We are done, exhausted too, and our clothes are getting to the point where there is a risk of them walking away on their own.
We have several dozen specimens of the Idiobdella species from Silhouette and one Mahebdella miranda from Mahe (which we suspect is the same species as the former anyway).
In short, we have accomplished what we set out to do on this expedition. And maybe more.
We are fearful for our new friends in Madagascar... we have read that there were people killed in the last few days in Taomasina.
Fairly certain that we have found new species in Madagascar, this means we do not have every species known from that mini-continent we developed such an affection for.
Scientifically speaking the work has really just begun. Our principal limiting factor now is the getting into the field as we have done these 6 weeks but the real data derive from the months of lab work ahead of us. Dissecting the leeches preserved in formalin so as to characterize them morphologically (and determine which are known or are new to science), isolating DNA from others to characterize them genetically and then use all of those data to figure out their relationships.
Have these terrestrial leeches really been here for over 100 million years? Did they get here some other way? What is the strange erpobdellid from Fort Dauphin? Are the Malagasy leeches each other's closest relatives? Is Idiobdella even in the same group?
We should have the answers to these questions soon enough. And we will post those epilogues here from this site as the information comes together.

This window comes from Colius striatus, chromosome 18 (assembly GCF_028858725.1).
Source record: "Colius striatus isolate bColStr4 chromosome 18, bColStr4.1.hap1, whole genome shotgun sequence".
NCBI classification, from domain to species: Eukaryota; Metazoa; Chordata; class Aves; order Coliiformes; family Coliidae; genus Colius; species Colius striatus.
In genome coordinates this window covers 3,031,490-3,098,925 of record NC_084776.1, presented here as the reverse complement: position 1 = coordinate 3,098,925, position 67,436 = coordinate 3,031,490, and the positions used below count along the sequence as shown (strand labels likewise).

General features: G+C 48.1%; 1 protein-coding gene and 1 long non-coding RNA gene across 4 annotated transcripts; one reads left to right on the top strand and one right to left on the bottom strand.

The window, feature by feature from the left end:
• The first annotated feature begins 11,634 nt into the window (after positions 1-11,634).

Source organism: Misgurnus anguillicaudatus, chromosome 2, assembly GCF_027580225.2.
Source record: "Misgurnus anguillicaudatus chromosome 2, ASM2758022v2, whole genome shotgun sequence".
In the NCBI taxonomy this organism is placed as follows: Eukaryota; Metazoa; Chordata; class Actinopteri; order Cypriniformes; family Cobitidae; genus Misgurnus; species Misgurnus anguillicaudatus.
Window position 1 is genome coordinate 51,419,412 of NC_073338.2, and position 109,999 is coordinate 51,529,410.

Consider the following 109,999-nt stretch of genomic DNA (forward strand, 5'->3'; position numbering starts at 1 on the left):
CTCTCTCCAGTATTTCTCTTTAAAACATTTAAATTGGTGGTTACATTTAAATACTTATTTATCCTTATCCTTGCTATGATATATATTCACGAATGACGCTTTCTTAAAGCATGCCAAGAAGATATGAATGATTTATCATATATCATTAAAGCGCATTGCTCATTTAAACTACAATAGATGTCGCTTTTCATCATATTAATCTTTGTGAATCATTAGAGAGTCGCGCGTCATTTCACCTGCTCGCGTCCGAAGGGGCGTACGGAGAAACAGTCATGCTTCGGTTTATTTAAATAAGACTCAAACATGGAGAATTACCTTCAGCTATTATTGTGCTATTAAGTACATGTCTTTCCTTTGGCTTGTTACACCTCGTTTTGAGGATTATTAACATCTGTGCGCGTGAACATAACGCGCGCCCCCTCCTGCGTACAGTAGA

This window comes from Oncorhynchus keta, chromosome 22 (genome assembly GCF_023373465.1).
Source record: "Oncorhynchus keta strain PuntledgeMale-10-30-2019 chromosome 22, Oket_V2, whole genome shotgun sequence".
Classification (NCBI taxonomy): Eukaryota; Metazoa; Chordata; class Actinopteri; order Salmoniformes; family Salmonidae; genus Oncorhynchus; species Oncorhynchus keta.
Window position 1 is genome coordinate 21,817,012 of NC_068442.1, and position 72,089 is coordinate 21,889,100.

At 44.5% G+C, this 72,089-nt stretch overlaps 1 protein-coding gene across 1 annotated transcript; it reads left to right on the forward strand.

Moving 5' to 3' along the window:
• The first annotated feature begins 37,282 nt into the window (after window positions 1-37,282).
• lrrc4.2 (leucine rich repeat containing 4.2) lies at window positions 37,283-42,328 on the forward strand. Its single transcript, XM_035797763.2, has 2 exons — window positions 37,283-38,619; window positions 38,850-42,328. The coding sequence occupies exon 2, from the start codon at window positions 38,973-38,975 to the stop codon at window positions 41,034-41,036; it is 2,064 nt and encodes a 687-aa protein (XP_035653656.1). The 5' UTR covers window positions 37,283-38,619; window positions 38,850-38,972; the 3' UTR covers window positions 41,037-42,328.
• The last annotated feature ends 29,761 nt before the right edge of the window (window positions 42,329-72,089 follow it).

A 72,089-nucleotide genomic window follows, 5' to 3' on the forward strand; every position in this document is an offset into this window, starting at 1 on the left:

We neglected to mention that Evon was featured in "Maneaters of Madagascar" on the National Geographic Channel on March 10th… it will probably be aired again so watch your local listings.
For the time being, thanks for tuning in every other day or so. It has been our intention to convey a sense of the trepidation, the excitement as well as even the drudgery and the frustrations that the kind of work we love entails. We hope this has come across well without being too idiosyncratic. We hoped too that we could express how this plays out in a larger context of the lives and interests of others we encountered along the way.
In the end we are, of course, painfully aware that leech biodiversity and systematics probably does not crop up at too many dinner conversations. Who knows… maybe it will a little more now.
We owe a considerable debt of gratitude to the National Science Foundation and in particular to the generous funding from the Niarchos Foundation for providing the bulk of the support for our expedition here. The unforeseen circumstances may well mean that our second expedition to Sri Lanka planned for May might no longer be possible.
On the chance that we still have the resources to pull off that next expedition, check back in a couple of months for Blood Lust II
We should be home in a few days.